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Federal funding cut could close seven Los Angeles day labor centers

FinanceEconomy, Business and FinanceMigrationPoliticsImmigrationEric Garcetti
Several dozen day laborers marched 25 miles from Wilmington to L.A. City Hall to protest potential cuts
L.A. Councilman Cedillo vowed to continue to seek funds for day labor centers

Seven Los Angeles day labor centers could be forced to close this summer because of a reduction in federal funding.

The centers, which connect a workforce composed largely of immigrants who are in the country illegally with temporary construction, landscaping and other jobs, have long been funded by about $1 million in federal community development grants distributed through City Hall.

But a new interpretation of federal regulations restricts the funding available for an array of city initiatives, including the day labor program, city officials say.

Earlier this year, day labor centers in downtown Los Angeles and in Wilmington had to close when funding ran out. The centers reopened several weeks later after the City Council approved emergency funds to keep them open through the end of the fiscal year June 30.

Supporters of the centers say they are worried about the future. Mayor Eric Garcetti's proposed 2014-15 budget calls for the centers to be funded but at a reduced rate. The budget does not specify where the money will come from.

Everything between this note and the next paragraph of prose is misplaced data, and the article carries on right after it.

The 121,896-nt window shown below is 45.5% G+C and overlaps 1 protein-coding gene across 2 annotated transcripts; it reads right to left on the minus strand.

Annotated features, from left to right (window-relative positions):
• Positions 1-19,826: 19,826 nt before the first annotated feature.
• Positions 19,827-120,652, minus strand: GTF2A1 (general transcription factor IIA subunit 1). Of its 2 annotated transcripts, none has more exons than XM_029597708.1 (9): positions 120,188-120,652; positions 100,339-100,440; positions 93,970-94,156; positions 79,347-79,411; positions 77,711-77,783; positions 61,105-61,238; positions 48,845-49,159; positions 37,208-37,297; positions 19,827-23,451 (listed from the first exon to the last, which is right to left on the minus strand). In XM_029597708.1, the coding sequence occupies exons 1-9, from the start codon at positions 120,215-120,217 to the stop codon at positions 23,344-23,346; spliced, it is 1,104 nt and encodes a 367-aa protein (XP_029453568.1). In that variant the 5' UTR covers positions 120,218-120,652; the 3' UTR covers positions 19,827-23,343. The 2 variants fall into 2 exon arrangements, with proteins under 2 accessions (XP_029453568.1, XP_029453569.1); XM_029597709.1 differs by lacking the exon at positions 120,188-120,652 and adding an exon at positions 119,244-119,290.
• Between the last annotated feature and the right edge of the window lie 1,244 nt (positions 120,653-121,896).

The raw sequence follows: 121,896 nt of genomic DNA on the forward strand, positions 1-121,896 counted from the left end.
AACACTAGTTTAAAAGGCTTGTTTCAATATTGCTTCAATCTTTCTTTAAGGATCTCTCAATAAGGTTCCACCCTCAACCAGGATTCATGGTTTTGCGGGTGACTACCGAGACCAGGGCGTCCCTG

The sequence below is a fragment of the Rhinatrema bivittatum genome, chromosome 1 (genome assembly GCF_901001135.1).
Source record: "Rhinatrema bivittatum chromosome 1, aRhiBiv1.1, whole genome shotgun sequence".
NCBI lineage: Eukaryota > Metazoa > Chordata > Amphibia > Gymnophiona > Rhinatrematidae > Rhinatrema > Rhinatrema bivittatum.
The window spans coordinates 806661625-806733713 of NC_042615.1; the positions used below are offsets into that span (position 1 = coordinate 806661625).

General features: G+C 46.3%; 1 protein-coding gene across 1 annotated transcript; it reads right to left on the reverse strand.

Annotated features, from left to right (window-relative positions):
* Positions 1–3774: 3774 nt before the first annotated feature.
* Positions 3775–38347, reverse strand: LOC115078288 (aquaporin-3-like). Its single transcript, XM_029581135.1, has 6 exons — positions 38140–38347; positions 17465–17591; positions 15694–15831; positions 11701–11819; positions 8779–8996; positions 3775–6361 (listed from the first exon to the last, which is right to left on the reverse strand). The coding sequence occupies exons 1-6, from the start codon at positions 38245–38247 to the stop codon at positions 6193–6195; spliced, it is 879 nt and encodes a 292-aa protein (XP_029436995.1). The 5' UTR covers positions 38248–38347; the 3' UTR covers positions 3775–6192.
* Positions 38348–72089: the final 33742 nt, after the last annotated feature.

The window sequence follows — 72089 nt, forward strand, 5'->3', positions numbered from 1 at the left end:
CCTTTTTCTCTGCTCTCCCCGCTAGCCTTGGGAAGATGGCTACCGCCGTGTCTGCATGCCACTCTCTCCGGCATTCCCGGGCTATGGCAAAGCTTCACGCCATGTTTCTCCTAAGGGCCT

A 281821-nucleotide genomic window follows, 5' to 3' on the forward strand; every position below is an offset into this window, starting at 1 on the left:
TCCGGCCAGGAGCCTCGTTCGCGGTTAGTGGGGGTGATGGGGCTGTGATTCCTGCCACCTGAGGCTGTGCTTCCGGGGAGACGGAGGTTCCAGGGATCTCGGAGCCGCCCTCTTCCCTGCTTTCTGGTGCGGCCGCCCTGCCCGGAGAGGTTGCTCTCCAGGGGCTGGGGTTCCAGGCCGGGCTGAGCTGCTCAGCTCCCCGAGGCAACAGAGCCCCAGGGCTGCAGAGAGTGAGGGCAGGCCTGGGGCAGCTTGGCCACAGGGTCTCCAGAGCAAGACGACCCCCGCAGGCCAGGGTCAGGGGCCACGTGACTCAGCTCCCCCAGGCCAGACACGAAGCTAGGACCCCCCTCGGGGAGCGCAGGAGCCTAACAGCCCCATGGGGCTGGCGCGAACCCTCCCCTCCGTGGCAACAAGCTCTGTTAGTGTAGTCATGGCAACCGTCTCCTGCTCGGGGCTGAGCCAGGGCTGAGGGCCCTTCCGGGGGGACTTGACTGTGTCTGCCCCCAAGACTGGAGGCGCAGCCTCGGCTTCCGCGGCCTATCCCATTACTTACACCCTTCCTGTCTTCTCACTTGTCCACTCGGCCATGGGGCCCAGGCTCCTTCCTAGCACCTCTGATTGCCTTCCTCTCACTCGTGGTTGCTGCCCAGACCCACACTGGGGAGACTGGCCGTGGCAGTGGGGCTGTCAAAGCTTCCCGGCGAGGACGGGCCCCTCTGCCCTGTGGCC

On Thursday, several dozen day laborers marched 25 miles from Wilmington to Los Angeles City Hall to protest potential cuts.

Raul Salinas said the centers, which provide job training, English classes and information on health, labor and immigration laws, help protect workers like him from exploitation. When the Downtown Community Job Center briefly closed earlier this year, Salinas sought work on street corners, where he said he faced harassment from store owners who did not want him lingering outside of their businesses, as well as problems from police.

Public subsidies for job centers have provoked debate across the country, with advocates for tougher immigration enforcement arguing that the centers encourage illegal immigration and legitimize a black-market economy. In other states, public financing of day labor centers has been banned.

Pablo Alvarado, the national coordinator for the National Day Laborer Organizing Network, which works with six dozen centers nationwide, said the centers play an essential role in expanding equality for immigrants.

"For us, these day labor centers are immigration reform at the neighborhood level because they're about the politics of inclusion," he said.

City Councilman Gil Cedillo, who pushed for the emergency funding this spring, said funding for the day labor centers is a priority and vowed to "continue to find avenues to be able to fund these programs."

Garcetti spokesman Jeff Millman said the mayor's office is also committed to finding money to keep the centers open. He said the mayor hopes to provide $750,000 for day labor centers next year, 15% less than the amount the centers received this year in federal money.


Copyright © 2014, Los Angeles Times
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